Gudrun Kemper from Breast Cancer Action Germany says: “As many millions of women are already hyperaware of breast cancer. There is no more need for any pink breast cancer awareness. What is now needed is a fuller more complete picture. Maybe it’s time to change the name of the month to Breast Cancer Prevention Month”.

From Pink to Prevention Campaign aims to move the breast cancer agenda from Pink to Prevention. Stopping Breast Cancer before it Starts.

Signatories

Alliance for Cancer Prevention: Helen Lynn – http://www.allianceforcancerprevention.org
Brighton Breast Cancer Action: https://brightonbca.wordpress.combrightonbca@gmail.com
Breast Cancer Consortium: Gayle Sulik – http://www.breastcancerconsortium.net
Breast Cancer Action Germany: Gudrun Kemper – www.bcaction.deinfo@bcaction.de
Breast Cancer Fund: Jeanne Rizzo, RN CEO and President
www.breastcancerfund.org
Challenge Breast Cancer Scotland: Moira Adams – http://www.challengebreastcancerscotland.org/
European Work Hazards Network: Kathy Jenkins – www.ewhn.eu
From Pink to Prevention: Di Ward – diward@frompinktoprevention.org
Hazards Campaign: Hilda Palmer – hilda@gmhazards.org.uk
Hazards Magazine: Rory O’Neill – editor@hazards.org
Onco Grrrls: oncogrrrls@gmail.comhttp://oncogrrrl.blogspot.co.uk/
Philippine Breast Cancer Network: Danny Meneses – President – pbcn@iname.comhttp://www.pbcn.org
Scottish Hazards Campaign: http://www.scottishhazards.co.uk
The Furious Amazons (Le Amazzoni Furiose): Grazia De Michele – graziademichele@googlemail.com
Tipping Point North South: Deborah Burton – deborah@tippingpointnorthsouth.org
Women in Europe for a Common Future: Sascha Gabizon – sascha.gabizon@wecf.eu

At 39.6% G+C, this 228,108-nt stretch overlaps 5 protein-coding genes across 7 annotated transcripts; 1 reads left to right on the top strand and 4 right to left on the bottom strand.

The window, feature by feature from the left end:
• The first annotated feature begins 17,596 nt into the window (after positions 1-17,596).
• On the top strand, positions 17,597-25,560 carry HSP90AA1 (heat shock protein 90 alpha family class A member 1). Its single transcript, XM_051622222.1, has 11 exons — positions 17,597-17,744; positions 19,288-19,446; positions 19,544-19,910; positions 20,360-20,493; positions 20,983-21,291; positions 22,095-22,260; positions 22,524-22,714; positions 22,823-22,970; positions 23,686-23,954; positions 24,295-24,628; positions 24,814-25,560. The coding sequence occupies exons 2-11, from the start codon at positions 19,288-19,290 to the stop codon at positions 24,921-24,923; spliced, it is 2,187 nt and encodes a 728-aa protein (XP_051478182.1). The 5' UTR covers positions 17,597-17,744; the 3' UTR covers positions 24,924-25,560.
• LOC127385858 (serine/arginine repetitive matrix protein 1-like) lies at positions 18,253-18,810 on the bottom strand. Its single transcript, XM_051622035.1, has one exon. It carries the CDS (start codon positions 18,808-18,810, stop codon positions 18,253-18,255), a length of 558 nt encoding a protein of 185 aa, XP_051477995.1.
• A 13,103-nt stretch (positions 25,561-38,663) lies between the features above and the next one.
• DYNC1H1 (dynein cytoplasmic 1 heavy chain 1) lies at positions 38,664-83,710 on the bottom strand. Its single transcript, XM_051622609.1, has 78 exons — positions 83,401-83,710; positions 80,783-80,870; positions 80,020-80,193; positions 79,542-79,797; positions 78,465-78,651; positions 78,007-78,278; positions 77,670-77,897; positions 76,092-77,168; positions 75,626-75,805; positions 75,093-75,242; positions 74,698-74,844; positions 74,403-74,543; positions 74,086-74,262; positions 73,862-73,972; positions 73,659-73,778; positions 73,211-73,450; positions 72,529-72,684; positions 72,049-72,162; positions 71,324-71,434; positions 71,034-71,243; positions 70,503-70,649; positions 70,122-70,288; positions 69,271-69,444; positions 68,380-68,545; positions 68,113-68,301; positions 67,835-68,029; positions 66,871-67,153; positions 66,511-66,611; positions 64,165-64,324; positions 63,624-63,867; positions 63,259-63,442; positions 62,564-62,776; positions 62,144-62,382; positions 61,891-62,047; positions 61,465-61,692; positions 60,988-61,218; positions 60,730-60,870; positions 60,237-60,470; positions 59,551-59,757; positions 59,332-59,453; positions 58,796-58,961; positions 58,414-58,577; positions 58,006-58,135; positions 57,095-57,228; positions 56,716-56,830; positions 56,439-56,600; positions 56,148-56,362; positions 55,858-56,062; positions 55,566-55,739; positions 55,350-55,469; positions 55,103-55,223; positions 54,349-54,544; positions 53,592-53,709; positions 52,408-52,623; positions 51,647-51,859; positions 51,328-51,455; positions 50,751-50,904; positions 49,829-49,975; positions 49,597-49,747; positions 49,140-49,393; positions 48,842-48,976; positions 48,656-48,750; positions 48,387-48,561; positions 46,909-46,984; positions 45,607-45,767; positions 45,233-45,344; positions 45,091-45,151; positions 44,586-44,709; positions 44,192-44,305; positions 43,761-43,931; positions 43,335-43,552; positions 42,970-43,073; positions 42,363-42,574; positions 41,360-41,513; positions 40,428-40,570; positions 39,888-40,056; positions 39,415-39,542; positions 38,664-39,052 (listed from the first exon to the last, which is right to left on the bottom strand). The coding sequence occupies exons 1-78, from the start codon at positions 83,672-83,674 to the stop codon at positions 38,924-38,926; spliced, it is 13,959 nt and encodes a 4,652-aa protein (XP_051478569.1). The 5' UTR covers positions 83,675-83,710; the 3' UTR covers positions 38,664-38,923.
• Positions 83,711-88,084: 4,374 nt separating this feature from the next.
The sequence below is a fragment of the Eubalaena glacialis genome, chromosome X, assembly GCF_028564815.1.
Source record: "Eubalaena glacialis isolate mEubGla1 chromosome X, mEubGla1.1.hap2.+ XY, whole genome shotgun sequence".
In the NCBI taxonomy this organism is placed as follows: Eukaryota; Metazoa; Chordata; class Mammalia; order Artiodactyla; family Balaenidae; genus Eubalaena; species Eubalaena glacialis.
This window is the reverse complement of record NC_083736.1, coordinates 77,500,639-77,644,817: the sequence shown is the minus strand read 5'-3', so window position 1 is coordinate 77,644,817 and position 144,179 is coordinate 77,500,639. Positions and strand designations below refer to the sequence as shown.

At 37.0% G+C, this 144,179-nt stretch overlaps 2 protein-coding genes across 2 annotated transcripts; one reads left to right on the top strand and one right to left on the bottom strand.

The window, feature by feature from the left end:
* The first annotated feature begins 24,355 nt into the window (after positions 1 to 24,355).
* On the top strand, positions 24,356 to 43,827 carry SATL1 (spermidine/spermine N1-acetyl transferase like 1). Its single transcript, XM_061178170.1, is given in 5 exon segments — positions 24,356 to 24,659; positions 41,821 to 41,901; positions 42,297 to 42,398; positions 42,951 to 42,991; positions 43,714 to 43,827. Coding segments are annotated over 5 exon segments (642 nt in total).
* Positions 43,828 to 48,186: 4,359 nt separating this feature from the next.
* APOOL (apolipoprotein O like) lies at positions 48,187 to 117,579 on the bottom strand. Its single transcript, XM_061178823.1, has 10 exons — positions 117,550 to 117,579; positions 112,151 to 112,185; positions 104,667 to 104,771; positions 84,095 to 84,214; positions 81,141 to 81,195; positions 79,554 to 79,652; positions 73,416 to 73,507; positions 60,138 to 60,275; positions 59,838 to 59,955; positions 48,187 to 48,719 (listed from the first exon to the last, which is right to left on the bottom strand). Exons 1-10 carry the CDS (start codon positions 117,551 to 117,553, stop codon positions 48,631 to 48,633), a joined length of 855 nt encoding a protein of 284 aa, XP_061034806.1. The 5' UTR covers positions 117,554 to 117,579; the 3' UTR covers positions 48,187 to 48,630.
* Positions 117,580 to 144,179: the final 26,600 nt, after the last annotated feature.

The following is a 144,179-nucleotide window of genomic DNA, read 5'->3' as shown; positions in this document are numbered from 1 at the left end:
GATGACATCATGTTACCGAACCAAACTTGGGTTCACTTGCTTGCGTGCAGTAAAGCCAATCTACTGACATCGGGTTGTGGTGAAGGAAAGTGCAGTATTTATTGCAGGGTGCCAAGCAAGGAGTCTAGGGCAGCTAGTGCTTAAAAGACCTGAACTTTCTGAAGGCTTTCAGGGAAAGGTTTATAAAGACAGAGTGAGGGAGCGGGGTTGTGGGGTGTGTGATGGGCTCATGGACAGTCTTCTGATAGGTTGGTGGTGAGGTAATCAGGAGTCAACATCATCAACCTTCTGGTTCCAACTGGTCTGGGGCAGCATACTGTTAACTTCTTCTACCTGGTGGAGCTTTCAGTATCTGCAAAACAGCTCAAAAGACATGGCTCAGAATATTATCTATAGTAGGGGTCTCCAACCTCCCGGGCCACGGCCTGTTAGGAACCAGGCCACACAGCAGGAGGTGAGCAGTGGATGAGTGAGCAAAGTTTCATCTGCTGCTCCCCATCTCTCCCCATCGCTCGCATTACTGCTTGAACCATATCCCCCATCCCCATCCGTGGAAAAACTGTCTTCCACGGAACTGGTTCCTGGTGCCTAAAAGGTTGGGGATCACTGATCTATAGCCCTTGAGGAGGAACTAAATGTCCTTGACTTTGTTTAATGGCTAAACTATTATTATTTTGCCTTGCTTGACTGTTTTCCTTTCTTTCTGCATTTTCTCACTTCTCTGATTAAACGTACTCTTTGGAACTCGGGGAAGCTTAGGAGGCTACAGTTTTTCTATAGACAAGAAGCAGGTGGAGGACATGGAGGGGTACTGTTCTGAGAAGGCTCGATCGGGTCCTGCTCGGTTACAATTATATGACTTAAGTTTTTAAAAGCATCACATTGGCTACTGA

Notes to Editor:

  1. Overview of some of the scientific evidence on the links between breast cancer and environmental and occupational risk factors.
  2. Some key facts on the escalating incidence of breast cancer.
  3. Research paper: Sutton, P. California Breast Cancer Prevention Initiatives: Setting a research agenda for prevention. Reproductive Toxicology 54 (2015) 11–18.
  4. World Health Organisation – Asturias Declaration.
  5. A continually-updated, annotated bibliography of occupational cancer research produced. http://cancerhazards.org/
  6. Remove the Pink Ribbon Blindfold Petition.
  7. Information for action on removing the pink ribbon blindfold.
  8. Flickr group.

For More Information

Helen Lynn (UK) : +44(0)7960 033687
Deborah Burton (UK) : +44(0)7779 203455
Diana Ward (AU) : +61(0)400640144
info@frompinktoprevention.org

 

OCTOBER – BREAST CANCER PREVENTION/AWARENESS MONTH

In the forthcoming Breast Cancer Awareness Month we ask if you can remove the Pink Ribbon ‘Blindfold’ and ask this BIG QUESTION of the Breast Cancer Charities:

WHY do they persist in refusing to acknowledge the role of environmental and occupational toxicants by  ignoring decades of evidence up to the present day on the link between our lifelong (womb to grave) exposures to toxics and the escalating incidence of breast cancer?

Why do Breast Cancer Charities continue to focus solely on ‘lifestyle’ risk factors such as diet and exercise, while ignoring the potential 60% of breast cancer cases for which they have no explanation. What about the role of chemical, environmental and occupational exposures in this?

Better diagnostics and treatment is not mutually exclusive with looking at how our profoundly polluted environment, homes and workplaces impact on our bodies and health, while also taking into consideration the ‘precautionary principle’ – ie better safe than sorry.

The World Health Organisation states that prevention (which is not the same as early detection) offers the most cost-effective long-term strategy for the control of cancer. So why do we not see this reflected in our cancer plans and strategies? Why is primary prevention (stopping the disease before it starts) not equally addressed along with better treatment and care? Why are those with the power to influence decisions on breast cancer policy not acting on what we already know?

Join us this October in removing the pink ribbon blindfold and asking the Breast Cancer Charities the Big Question:

WHY they persist in refusing to acknowledge the role of environmental and occupational toxicants by ignoring decades of evidence up to the present day on the link between our lifelong (womb to grave) exposures to toxics and the escalating incidence of breast cancer.